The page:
Ancient Emerald Jewelry of Europe and the East

Through trade routes, emeralds from the mines in Egypt were disseminated and reached artisans in ancient Europe [Ref 11], and in the Middle East, as evidenced by their creations of jewelry and art works. The craftsmanship and beauty of their works are exemplified in Figures 2-34.

For slide shows of the galleries please make two, one for ancient Europe and one for the Eastern Mughal and Ottoman jewelery and separate references accordingly. Thanks.

A Gallery of Emerald Jewelry of Ancient Europe  

The jewelry in this gallery spans the time period between the 2nd Century BC to 1780 AD in the Georgian Era.

Figure 3. Grecian emerald and gold ring, Hellenistic Period. 2nd Century BC [Ref 12].
Figure 4. Pair of Grecian gold bracelets with emeralds, garnets, amethysts, pearls, chrysophase, glass, and enamel, 1st Century BC [Ref 13].
Figure 5. Roman gold bracelet with emeralds and colored glasses, 
300-500 AD [Ref 14].
Figure 6. Emerald and pearl ring, Byzantine, circa 300 AD [Ref 15].
Figure 7. Byzantine emerald, pearl, and gold cross, circa 6th – 7th Century [Ref 16].
Figure 8. Byzantine emerald and pearl necklace set in gold, probably 6th -7th Century AD [Ref 17].
Figure 9. Medieval gold, emerald, and sapphire ring, circa 14th Century AD [Ref 18].
Figure 10. Enameled gold ring set with an emerald and rubies, Baroque Period, 
Circa 1600 – 1750 AD.
Figure 11. Engraved emerald cabochon set in a gold ring, circa 1500-1750 AD [Ref 19].
Figure 12. The Caravel Pendant, created in Colombian emeralds, gold and white 
enamel crafted in Spain in the 1580s to the 1590s in the Renaissance Period [Ref 20].

The hull, mast, and sail are of emerald. The caravel is a small ship designed for maneuverability [Ref 21].

Figure 13. Spanish gold and emerald pendant, circa 1680 – 1700 AD [Ref 22].
Figure14. Georgian Era emerald and gold pendant, circa 1780 [Ref 23].
Figure 15. An emerald decorated Georgian dove mounted on a contemporary ring shank [Ref 24].
Figure 16. Emerald and pearl necklace, circa 1800 [Ref 25].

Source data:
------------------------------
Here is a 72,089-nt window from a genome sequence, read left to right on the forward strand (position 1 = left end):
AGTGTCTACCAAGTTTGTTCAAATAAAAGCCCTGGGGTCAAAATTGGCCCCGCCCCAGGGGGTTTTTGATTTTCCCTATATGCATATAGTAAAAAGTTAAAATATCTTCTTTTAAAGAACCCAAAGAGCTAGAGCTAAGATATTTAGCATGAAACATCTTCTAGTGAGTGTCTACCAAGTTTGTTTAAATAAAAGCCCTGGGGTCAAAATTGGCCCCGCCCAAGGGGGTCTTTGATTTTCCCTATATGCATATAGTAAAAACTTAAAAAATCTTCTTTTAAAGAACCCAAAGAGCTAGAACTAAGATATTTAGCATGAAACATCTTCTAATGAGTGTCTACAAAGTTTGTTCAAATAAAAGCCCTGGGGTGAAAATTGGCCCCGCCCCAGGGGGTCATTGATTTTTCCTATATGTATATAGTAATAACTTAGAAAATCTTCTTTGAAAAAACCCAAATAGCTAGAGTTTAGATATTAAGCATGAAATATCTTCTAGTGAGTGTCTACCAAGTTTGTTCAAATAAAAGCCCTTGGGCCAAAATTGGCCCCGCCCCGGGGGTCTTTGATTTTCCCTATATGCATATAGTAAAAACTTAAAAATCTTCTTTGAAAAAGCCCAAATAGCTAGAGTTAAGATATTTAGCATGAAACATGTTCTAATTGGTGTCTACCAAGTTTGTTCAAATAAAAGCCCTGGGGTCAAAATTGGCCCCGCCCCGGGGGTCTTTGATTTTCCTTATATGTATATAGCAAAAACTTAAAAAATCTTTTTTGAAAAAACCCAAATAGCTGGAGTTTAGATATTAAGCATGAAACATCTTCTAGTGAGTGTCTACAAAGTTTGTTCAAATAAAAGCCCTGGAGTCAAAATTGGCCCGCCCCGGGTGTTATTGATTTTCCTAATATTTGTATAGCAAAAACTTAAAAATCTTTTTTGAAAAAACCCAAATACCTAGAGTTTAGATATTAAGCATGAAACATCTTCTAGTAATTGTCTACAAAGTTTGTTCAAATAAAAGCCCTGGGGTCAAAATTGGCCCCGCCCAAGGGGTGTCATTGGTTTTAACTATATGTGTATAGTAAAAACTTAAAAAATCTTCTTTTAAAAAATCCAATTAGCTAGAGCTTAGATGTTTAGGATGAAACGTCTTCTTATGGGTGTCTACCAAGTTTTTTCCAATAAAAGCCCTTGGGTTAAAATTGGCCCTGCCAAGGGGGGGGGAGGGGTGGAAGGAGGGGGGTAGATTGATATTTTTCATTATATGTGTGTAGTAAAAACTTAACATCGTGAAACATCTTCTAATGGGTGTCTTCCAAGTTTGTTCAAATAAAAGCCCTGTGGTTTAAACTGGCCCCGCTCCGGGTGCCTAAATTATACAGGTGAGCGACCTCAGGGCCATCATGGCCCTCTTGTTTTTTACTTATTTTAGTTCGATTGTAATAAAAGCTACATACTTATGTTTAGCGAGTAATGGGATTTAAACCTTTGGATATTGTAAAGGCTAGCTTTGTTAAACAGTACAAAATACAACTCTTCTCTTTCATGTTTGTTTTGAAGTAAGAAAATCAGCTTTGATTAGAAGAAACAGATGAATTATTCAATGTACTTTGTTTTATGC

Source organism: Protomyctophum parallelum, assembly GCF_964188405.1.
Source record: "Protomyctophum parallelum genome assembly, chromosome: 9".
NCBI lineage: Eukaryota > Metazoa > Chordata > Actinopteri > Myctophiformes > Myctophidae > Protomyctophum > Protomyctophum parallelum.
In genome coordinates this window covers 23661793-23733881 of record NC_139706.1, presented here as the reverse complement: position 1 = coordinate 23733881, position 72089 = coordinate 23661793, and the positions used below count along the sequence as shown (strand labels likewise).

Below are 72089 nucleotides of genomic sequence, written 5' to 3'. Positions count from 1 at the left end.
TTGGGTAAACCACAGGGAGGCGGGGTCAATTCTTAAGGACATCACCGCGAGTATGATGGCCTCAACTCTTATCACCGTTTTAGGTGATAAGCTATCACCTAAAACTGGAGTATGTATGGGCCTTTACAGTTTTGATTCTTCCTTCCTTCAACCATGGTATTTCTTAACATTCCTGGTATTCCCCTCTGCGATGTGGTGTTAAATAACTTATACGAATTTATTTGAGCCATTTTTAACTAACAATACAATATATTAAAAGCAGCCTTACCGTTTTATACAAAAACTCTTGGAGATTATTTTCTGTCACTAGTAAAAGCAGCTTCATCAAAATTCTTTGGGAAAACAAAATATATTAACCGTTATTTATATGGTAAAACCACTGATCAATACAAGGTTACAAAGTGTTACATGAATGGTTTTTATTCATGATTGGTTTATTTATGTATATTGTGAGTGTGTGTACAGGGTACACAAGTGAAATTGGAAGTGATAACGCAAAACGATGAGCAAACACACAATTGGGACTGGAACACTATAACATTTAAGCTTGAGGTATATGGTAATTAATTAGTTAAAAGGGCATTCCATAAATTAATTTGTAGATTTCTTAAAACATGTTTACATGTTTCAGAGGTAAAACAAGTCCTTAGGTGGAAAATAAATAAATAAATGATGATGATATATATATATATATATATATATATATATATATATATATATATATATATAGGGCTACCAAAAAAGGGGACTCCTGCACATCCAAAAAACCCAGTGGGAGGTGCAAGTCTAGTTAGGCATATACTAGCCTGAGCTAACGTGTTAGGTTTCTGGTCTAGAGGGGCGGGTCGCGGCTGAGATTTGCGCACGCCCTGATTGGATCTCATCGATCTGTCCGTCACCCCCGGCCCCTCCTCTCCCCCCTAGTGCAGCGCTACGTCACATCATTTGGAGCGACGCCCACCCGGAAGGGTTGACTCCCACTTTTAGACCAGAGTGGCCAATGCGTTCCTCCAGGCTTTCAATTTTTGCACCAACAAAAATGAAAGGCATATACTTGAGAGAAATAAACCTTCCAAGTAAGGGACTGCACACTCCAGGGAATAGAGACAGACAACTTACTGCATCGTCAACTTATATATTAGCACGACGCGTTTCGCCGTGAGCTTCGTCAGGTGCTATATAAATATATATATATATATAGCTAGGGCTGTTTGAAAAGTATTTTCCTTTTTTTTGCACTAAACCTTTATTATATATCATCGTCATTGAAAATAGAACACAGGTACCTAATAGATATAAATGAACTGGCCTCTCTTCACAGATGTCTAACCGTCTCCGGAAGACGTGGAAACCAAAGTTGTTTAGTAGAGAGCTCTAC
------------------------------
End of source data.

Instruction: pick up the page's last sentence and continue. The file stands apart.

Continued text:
A Gallery of Jewelry of the Ancient Eastern Mughal and Ottoman Empires [Ref 26, Ref 27, Ref 28]

Figure 17. Emerald carved with floral motif and an Islamic Prayer in the Mughal Era and dated from 1695 AD [Ref 29].
Figure 18. Mughal parrot finger ring set with emeralds, rubies and pearls, circa 1600-1625 .
Figure 19. Emerald and diamond macles, 2nd half of 17th Century [Ref 30] .
Figure 20. Mughal emerald and ruby set gold bracelet. 18th-19th Century [Ref 31].
Figure 21. Mughal necklace set with mirror-cut diamonds and carved emeralds in gold, 18th to 19th Century [Ref 32]
Figure 22. Mughal emerald and diamond necklace [Ref 33]. It seems that polishing by tumbling is not a new art..
Figure 23. Mughal emerald and diamond set in an enameled gold ring, 20th century and earlier.
Figure 24. Mughal jade ring decorated with emeralds and rubies set in gold [Ref 34].
Figure 25. Mughal pendant with carved emeralds, diamonds and pearls [Ref 35].
Figure 26. Pendant of Sultan Suleyman with emeralds and pearl, and other gems [Ref 36].
Figure 27. Women’s hair ornament of gold with emeralds, a ruby, diamonds, and feathers, Ottoman empire, 18th Century AD [Ref 37].
Figure 28. Ottoman turban ornament set with emeralds, rubies, and diamond, early 20th century [Ref 38].
Figure 29. Rose-cut diamond ring framed with emeralds and diamonds, circa 1890s [Ref 39].
Figure 30. Buckle set with jade, emeralds, and other gems, 17th century [Ref 40].
Figure 31. Otttoman head ornament with emeralds and other gemstones, 19th century [Ref 41].
Figure 32. Giant emerald and pearl pendant in Ottoman empire Treasury [Ref 42].
Figure33. Ottoman crown with emeralds and a ruby for a king’s wife [Ref 43].
Figure 34. Emerald and diamond brooch among the Ottoman Crown Jewels. [Ref 44].